On March 14th at 7 p.m. at the Senior Center, Highland Park residents will continue to voice their opinions about a Highland Park Borough Council proposal to introduce a resolution regarding municipal policies involving Highland Park’s immigrant and refugee population. The purpose of such a resolution would be to clarify and formalize “current existing practices here in Highland Park. It would require no additional public expenditures…and could protect us from adopting practices that might impose unfunded mandates,” said Highland Park Mayor Gayle Brill Mittler.
Council members have been working with the borough’s Immigration and Refugee Task Force to finalize the wording of the resolution – the spirit of which is to address the well being of all its citizens regardless of immigration status. Then the draft resolution will go through a final review by Municipal Attorney Ed Schmierer.
“The essence of the resolution is an affirmation of the borough’s existing practices when it comes to enforcement. It is also intended to serve as a policy document that establishes clear goals and policies moving forward, like the launch of our Highland Park Municipal ID for those without state-issued identification, namely a driver’s license,” added Councilman Matthew Hersh, who serves as chair of the Immigration and Refugee Task Force.
At Highland Park Borough Council’s Feb. 21st meeting, Highland Park Police Chief Stephen Rizco said police department would continue its existing policy of inquiring about one’s immigration status only if someone is arrested for certain series indictable crimes or for a drunk driving arrest. “Under those conditions, we ask immigration status. Otherwise we are not permitted to ask, nor are we interested in immigration status.”
That policy does not conflict with federal immigration law, Mayor Brill Mittler said, and is in line with an existing directive from the New Jersey Office of the Attorney General.
The Borough’s Municipal ID program, which will likely launch in the spring, has been over a year in the making and received input by the New Jersey Alliance for Immigrant Justice. The ID would be available for residents 14 years of age and older, will be accepted by all municipal agencies, will aid in crime reporting, can be used as a library card, and will offer merchant incentives at businesses downtown.
The borough meeting chamber on the night of Feb. 21st was filled to capacity with citizens, eager to let their voices be heard and to hear the opinions of others. The diverse group comprised immigrants, seniors, local business owners, Rutgers University faculty, activists, and politicians, including U. S. Congressman Frank Pallone Jr. and Green Party Gubernatorial Candidate, and Highland Park resident, Pastor Seth Kaper-Dale.
Congressman Pallone offered his opinion on the Trump administration’s executive orders and U.S. Department of Homeland Security directive. “I am very much opposed to the Trump administration’s executive orders and policies through the Department of Homeland Security…. “My own view is that we have 11 or 12 [million] undocumented immigrants here in the country and that the smartest thing, the practical thing, is to put them on a pathway to citizenship.”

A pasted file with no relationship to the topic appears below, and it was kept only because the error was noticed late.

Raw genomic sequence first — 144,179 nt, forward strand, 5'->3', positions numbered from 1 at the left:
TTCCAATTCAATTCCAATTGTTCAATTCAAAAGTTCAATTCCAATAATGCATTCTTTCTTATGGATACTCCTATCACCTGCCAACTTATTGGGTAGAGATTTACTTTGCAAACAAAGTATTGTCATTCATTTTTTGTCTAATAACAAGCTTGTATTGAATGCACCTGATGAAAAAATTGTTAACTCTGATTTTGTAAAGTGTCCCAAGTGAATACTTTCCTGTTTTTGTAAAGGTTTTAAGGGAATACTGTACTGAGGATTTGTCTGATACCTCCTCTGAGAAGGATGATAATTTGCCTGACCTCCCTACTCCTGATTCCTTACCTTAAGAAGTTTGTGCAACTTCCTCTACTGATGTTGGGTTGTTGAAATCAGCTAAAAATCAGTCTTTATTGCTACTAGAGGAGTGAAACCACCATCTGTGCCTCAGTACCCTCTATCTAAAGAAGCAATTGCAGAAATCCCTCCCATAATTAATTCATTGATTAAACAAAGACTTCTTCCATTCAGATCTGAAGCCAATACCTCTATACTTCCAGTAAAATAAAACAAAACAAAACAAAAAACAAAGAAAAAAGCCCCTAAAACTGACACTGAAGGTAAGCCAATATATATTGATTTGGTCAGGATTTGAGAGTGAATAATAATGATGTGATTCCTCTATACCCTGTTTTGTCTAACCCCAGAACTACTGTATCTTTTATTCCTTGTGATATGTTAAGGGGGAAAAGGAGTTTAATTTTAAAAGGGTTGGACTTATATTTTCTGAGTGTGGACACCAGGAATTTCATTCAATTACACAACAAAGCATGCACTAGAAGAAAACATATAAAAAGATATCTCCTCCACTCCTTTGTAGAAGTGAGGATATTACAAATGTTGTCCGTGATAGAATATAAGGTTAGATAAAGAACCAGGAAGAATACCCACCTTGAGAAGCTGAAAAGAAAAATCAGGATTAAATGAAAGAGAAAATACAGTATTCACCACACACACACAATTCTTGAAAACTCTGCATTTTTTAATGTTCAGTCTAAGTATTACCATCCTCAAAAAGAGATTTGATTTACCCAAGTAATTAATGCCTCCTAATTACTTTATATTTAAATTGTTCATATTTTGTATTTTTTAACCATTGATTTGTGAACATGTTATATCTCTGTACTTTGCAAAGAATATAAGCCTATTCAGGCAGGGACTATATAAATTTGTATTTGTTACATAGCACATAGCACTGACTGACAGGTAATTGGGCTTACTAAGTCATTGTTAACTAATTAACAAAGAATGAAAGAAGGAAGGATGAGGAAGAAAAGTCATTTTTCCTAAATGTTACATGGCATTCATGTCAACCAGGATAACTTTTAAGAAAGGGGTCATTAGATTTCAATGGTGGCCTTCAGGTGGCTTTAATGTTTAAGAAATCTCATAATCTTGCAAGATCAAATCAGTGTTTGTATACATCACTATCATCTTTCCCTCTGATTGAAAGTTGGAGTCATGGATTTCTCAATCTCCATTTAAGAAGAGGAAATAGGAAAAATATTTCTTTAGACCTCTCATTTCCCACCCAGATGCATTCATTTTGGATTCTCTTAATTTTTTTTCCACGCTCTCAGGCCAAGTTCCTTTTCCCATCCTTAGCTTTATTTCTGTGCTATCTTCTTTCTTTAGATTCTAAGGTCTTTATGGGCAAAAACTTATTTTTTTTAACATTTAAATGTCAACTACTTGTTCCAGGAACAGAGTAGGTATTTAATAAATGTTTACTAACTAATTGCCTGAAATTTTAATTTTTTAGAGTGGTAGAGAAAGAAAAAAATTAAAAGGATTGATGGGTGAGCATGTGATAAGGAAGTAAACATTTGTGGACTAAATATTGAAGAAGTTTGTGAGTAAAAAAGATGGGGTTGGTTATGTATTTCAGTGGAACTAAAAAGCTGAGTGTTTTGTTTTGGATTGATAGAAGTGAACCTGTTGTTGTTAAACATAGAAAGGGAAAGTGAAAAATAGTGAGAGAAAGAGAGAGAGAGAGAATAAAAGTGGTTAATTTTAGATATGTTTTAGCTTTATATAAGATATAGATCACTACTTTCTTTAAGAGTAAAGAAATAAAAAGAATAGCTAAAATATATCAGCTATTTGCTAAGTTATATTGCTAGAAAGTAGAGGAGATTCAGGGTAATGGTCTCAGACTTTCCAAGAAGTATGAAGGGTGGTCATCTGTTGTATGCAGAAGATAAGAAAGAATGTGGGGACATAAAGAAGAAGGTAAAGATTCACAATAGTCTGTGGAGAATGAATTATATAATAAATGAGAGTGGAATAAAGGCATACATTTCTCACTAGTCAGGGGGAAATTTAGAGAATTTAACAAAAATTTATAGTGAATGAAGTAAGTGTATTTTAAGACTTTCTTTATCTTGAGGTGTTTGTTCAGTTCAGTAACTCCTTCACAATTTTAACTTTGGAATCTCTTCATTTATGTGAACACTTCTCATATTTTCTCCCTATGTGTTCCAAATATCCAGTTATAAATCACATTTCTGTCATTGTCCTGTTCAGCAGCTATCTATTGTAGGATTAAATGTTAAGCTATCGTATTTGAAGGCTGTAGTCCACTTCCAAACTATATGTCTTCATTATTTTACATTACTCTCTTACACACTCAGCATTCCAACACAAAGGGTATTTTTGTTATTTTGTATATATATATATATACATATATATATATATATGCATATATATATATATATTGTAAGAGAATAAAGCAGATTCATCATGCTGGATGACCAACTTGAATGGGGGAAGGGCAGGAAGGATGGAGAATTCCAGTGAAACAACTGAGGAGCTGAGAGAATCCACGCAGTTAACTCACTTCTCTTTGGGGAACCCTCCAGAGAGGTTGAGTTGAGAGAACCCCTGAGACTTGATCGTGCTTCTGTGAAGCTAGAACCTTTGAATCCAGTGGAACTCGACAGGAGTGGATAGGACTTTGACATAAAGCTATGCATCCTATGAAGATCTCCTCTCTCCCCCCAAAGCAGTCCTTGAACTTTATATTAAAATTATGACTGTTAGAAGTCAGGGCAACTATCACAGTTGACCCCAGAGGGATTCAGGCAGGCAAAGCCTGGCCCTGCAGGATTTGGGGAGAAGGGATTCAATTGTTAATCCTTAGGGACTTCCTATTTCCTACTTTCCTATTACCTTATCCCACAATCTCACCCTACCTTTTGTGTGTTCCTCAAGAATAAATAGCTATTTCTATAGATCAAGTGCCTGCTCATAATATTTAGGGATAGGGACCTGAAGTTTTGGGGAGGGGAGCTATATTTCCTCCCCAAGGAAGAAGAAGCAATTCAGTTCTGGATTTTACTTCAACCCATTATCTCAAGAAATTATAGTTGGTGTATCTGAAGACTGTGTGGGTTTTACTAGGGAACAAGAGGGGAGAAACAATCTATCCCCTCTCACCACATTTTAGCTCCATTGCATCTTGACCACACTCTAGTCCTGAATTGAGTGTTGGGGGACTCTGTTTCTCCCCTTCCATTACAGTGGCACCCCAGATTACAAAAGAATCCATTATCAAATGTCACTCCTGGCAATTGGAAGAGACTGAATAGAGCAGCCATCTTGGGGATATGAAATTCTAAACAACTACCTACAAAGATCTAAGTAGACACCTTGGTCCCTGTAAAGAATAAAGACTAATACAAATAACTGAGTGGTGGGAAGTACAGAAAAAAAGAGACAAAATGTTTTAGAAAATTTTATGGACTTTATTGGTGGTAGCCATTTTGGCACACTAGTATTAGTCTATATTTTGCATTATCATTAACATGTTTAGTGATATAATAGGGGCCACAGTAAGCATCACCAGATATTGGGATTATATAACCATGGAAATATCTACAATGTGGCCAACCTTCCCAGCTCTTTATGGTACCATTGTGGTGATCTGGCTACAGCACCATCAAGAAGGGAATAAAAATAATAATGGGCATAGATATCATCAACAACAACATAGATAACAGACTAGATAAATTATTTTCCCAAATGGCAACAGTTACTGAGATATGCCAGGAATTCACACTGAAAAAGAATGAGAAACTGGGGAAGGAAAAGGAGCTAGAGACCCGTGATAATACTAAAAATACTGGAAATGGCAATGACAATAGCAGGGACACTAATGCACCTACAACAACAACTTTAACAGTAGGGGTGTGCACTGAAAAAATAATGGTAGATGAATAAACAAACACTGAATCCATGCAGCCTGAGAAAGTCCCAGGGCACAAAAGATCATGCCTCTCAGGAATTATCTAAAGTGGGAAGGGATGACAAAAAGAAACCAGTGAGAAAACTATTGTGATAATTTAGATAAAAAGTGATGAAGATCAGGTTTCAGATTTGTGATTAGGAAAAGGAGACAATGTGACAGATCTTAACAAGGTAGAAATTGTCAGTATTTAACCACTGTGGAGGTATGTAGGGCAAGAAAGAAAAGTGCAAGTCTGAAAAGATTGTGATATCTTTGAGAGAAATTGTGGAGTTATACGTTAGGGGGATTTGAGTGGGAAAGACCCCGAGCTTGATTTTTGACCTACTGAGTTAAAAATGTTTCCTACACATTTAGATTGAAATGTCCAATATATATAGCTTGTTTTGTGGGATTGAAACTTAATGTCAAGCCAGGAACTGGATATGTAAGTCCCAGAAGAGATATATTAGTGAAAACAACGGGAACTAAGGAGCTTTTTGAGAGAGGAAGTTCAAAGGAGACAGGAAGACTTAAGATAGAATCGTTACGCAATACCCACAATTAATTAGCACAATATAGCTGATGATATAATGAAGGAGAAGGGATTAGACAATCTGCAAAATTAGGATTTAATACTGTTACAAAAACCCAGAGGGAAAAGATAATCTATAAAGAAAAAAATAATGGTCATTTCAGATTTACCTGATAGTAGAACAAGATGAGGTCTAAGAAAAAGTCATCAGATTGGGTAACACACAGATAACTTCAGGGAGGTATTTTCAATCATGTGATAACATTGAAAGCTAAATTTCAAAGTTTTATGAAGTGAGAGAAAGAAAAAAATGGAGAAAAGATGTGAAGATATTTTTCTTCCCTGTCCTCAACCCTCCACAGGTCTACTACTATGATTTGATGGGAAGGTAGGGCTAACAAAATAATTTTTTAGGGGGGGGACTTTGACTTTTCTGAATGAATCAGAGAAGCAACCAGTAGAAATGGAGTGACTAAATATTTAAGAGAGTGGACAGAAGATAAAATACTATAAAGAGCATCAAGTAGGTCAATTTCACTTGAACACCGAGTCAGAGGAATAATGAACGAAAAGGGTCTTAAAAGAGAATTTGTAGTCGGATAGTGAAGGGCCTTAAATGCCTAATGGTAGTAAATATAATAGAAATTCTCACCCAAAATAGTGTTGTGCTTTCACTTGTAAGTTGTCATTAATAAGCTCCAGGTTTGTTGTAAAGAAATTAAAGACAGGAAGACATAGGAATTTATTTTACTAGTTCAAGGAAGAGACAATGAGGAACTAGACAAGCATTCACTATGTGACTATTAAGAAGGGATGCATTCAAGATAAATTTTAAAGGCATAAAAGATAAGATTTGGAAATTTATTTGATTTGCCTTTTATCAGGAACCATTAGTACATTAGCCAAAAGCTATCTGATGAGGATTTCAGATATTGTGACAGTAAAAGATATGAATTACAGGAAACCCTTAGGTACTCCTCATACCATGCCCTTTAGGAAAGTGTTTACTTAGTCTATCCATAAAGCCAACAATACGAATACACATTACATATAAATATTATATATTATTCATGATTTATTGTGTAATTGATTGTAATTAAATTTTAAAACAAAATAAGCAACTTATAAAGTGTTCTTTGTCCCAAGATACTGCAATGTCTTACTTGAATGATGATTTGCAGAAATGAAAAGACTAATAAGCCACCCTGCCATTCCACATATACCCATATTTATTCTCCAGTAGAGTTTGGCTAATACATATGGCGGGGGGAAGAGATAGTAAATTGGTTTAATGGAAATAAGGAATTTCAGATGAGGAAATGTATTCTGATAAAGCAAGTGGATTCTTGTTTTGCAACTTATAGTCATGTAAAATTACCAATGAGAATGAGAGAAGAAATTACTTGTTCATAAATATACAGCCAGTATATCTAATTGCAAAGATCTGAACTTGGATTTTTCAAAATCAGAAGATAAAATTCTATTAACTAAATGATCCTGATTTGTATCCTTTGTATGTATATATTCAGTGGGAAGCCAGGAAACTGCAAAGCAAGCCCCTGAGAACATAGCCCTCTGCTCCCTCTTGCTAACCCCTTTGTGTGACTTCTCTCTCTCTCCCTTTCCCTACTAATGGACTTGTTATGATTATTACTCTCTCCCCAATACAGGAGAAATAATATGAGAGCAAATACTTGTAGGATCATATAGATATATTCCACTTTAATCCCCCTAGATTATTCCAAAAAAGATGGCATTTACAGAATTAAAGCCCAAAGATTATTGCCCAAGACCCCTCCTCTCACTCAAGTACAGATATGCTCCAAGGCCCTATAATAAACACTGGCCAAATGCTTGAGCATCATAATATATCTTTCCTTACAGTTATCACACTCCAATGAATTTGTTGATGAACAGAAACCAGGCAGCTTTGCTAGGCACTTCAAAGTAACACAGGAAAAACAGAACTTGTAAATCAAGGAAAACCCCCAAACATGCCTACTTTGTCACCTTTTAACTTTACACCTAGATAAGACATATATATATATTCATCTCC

“As far as a sanctuary city, no one really knows what that means, in my opinion,” Congressman Pallone later added. “There is no definition of what a ‘sanctuary’ city is, or even what a ‘fair and welcoming’ city is. But generally speaking, it is a city that will not cooperate on a voluntary basis with the federal authorities.”
Approaching the microphone after patiently waiting with other Highland Park citizens, Highland Park Reformed Church Co-Pastor Seth Kaper-Dale put forth his thoughts on the resolution. “I do believe that this resolution should be called ‘sanctuary city’. Our congregation is committed to offering physical sanctuary again, and we hope that we can be a church offering that in a space where we have the blessing of the town. Our town has a chance to engage in the theatrics of love, whether that’s something that should happen at a church or at a borough, can be debated. But at this point, we’re all citizens in this mess. And I believe that through some of these specific things with teeth in our sanctuary resolution, we might actually guide the nation in what sanctuary cities look like.”
A majority of the people who spoke were in favor of the resolution; they shared stories of their immigration experiences and urged the council to use “extreme language” in the resolution in order to refute the “president’s extreme action.”
“I’d like to speak to the council to urge you to adopt the wording ‘sanctuary city’ in the resolution,” offered one resident. “Symbolism is very important. It will send a very powerful message to our undocumented residents that the town stands behind them and will protect them and defend them as much as the town possibly can.”
There were several residents, however, who voiced concerns about how the resolution might negatively impact the quality of life in Highland Park. Particular issues raised were related to: public safety; cost to the town and subsequent tax increases; emergency services; quality of education; declining property values; loss of Federal funding; and an influx of undocumented immigrants.